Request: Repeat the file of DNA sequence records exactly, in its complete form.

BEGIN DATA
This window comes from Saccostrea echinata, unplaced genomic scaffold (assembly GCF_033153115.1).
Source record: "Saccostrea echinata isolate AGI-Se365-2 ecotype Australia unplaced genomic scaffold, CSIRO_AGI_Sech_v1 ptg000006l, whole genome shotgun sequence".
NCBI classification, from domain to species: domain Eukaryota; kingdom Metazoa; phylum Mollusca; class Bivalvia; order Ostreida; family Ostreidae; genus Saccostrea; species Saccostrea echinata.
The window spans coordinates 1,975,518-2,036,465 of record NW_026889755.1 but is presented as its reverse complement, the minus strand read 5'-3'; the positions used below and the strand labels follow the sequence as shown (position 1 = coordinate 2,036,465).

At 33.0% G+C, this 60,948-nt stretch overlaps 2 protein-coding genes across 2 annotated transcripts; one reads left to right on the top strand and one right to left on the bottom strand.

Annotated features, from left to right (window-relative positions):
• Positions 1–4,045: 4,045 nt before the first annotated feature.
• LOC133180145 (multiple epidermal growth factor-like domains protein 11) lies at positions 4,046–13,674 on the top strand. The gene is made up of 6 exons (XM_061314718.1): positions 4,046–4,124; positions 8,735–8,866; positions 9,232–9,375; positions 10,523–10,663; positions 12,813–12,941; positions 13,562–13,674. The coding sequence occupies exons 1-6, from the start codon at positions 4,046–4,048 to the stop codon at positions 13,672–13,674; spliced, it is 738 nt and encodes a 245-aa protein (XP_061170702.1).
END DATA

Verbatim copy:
This window comes from Saccostrea echinata, unplaced genomic scaffold (assembly GCF_033153115.1).
Source record: "Saccostrea echinata isolate AGI-Se365-2 ecotype Australia unplaced genomic scaffold, CSIRO_AGI_Sech_v1 ptg000006l, whole genome shotgun sequence".
NCBI classification, from domain to species: domain Eukaryota; kingdom Metazoa; phylum Mollusca; class Bivalvia; order Ostreida; family Ostreidae; genus Saccostrea; species Saccostrea echinata.
The window spans coordinates 1,975,518-2,036,465 of record NW_026889755.1 but is presented as its reverse complement, the minus strand read 5'-3'; the positions used below and the strand labels follow the sequence as shown (position 1 = coordinate 2,036,465).

At 33.0% G+C, this 60,948-nt stretch overlaps 2 protein-coding genes across 2 annotated transcripts; one reads left to right on the top strand and one right to left on the bottom strand.

Annotated features, from left to right (window-relative positions):
• Positions 1–4,045: 4,045 nt before the first annotated feature.
• LOC133180145 (multiple epidermal growth factor-like domains protein 11) lies at positions 4,046–13,674 on the top strand. The gene is made up of 6 exons (XM_061314718.1): positions 4,046–4,124; positions 8,735–8,866; positions 9,232–9,375; positions 10,523–10,663; positions 12,813–12,941; positions 13,562–13,674. The coding sequence occupies exons 1-6, from the start codon at positions 4,046–4,048 to the stop codon at positions 13,672–13,674; spliced, it is 738 nt and encodes a 245-aa protein (XP_061170702.1).